Aren’t vacations great? All the plans and reservations are made and you finally get to go visit that place you’ve dreamed of. What a blast!
Then it’s time to go home. No more evening strolls through Paris. No more glasses of hearty local wine in Italy. No more local pubs in Great Britain or neon-lit streets in Tokyo. No more beach time. It’s all just…gone. Thankfully you did that all pain-free with your Z-CoiLs though, right?
What’s back is your normal life with all its familiar routines. For better or for worse the end of a vacation puts your regular life in stark contrast to the exciting vacation experiences you just had.
How on earth do you transition back to real life? When you’re yo-yoing between time zones, exhaustion, over-excitement, relief, and depression, how do you find your equilibrium again? Here are a few easy tricks.
Plan Your Arrival Home Before You Go
If you’re like most people, you’ll spend your vacation staying in hotels, VRBOs, or bed and breakfasts. What do all those things have in common? They are tidy. When you come home to your house, it will look cluttered and noticeably un-tidy—which can make you feel resentful and bogged down with things that need to be done.
Clean before you go. Even if you have to hire a maid service to do it, clean and de-clutter your house. You’ll thank yourself later.
Likewise, plan something for dinner the day you arrive home before you leave. Make it and freeze it or just have the ingredients handy.
If your vacation is a long one, your fridge may be bare when you get home. Arrange for grocery delivery when you get back, or have a friend stock your fridge with a list of staples. It will make you feel much more at home to open the fridge and see normal.
If your work is deadline-based, plan your vacation for between deadlines so the pressure is off. You don’t want to be juggling deadlines while hiking Machu Pichu or lying sprawled in the sun on the deck of a cruise ship. When you get back, try to sort out the big picture of your job first. Did anything major change? What are your highest priority deadlines? Get busy on those rather than getting caught up in the endless minutiae that your inbox will be full of.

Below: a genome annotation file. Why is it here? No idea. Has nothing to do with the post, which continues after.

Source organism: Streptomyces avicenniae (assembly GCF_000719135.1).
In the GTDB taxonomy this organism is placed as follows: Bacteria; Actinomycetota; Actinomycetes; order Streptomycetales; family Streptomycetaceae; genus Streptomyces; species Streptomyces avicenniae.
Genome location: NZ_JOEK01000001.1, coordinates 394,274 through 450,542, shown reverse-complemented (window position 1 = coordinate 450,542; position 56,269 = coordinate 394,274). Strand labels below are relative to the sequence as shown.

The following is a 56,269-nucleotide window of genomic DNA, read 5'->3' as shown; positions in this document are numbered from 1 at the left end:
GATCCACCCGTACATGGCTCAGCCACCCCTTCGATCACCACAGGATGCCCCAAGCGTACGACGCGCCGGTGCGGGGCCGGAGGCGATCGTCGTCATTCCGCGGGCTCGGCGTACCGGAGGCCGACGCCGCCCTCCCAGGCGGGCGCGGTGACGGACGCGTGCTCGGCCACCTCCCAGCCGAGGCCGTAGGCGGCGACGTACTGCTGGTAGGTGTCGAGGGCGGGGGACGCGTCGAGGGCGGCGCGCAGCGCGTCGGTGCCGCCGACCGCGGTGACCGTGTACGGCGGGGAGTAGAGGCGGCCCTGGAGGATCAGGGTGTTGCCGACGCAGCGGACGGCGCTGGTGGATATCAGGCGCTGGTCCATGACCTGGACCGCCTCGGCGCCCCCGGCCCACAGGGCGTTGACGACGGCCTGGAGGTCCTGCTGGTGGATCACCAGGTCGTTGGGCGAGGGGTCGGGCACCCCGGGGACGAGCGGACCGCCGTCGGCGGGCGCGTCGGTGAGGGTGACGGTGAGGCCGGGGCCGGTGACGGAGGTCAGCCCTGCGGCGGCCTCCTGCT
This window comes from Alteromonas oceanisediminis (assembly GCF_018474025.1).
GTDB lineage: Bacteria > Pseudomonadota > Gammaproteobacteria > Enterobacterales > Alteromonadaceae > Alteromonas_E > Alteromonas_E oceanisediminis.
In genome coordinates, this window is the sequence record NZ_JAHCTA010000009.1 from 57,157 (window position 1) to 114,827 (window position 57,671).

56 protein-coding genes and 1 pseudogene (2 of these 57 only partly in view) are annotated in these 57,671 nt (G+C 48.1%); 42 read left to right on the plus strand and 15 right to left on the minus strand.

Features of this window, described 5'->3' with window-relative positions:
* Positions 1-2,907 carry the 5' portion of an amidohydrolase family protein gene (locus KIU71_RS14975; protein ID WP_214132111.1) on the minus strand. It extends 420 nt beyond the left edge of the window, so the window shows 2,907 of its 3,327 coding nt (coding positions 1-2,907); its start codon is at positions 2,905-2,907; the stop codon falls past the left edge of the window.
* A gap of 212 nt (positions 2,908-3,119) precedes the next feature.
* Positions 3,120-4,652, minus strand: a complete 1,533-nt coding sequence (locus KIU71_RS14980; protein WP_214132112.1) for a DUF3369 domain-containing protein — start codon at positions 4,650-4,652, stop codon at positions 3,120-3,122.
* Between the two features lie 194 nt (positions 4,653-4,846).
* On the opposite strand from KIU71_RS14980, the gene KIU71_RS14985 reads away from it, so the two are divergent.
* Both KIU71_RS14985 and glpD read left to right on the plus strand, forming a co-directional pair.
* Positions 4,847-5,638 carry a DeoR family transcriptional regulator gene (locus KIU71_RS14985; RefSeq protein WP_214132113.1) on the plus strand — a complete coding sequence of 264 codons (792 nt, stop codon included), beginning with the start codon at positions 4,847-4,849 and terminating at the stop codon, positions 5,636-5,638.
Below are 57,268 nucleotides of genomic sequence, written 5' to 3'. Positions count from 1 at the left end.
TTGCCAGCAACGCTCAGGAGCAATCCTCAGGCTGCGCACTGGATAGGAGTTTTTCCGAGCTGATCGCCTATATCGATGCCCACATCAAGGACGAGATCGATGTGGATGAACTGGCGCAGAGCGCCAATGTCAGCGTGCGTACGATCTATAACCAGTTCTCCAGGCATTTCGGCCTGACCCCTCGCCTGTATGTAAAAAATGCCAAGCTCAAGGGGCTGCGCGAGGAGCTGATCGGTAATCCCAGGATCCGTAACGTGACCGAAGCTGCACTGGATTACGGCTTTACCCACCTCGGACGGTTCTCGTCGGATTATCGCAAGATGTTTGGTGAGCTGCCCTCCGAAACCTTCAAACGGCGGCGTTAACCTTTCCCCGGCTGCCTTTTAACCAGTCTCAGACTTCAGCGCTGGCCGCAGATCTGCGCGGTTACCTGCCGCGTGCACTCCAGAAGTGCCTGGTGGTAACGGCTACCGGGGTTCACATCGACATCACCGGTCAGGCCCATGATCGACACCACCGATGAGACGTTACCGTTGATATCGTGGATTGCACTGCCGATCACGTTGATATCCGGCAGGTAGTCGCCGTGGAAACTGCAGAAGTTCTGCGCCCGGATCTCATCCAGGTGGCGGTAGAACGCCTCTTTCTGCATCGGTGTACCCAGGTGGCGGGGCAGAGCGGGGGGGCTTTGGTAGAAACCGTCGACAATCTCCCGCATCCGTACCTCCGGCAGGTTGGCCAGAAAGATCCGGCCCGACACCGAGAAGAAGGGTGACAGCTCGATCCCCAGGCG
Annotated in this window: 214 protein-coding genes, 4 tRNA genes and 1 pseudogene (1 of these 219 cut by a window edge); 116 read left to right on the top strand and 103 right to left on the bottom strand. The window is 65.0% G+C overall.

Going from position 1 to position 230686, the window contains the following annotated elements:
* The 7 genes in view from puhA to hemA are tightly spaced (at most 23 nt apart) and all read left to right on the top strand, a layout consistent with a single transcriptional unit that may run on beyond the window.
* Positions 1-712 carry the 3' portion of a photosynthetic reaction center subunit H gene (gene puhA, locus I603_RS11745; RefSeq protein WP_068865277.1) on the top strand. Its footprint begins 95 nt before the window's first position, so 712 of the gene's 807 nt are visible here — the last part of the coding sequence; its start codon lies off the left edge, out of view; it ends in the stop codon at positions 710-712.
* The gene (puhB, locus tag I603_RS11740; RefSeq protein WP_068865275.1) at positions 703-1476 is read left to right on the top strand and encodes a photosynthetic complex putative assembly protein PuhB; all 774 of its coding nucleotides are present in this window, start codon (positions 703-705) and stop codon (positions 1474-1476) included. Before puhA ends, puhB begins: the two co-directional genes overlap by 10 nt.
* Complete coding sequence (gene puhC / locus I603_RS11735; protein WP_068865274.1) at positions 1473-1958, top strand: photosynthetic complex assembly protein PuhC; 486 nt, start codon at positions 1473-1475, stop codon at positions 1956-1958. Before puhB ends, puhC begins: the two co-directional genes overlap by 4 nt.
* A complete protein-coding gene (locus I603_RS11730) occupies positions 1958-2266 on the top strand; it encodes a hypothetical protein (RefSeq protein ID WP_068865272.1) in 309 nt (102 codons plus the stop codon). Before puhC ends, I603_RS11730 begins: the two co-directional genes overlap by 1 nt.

Also, if at all possible, try to arrive home before a weekend so you have a couple days to unwind before heading back to the office.
Most vacations mean being a bit freer with your fat/calorie/alcohol/sugar/all-the-good-stuff intake. You know it’s true. You can’t eat your way from one side of Spain to the other without it showing up in your waistline, skin, and GI tract.
When you arrive home, take a week to eat healthy. Hit the leafy greens and raw fruits and veggies. Drink water like your life depends on it (since it does…). Go sit in the sauna or work out extra-long to help your body sweat out the toxins it needs to get rid of.
Re-establishing normal sleep can be tricky, so try to eat foods that will increase your melatonin (make you sleepy) and serotonin (make you relaxed):
Plan Your Arrival Home Before You Travel Home
There are a few simple things you can do before heading home that will make your arrival home much less stressful. Pre-sort your dirty laundry as you pack. Or, if you’re staying in a place with its own laundry facilities (like a VRBO), do your laundry so you arrive home with clean clothes.
You can also build a care package of souvenirs and goodies from your trip and mail it to yourself. It will arrive home a few days after you do and give you a boost of happy memories from your trip.
Vacations should be satisfying to go on, but coming home should be satisfying too. With a little forethought, you can cut out much of the preventable chaos and set yourself up for a peaceful and happy return to reality.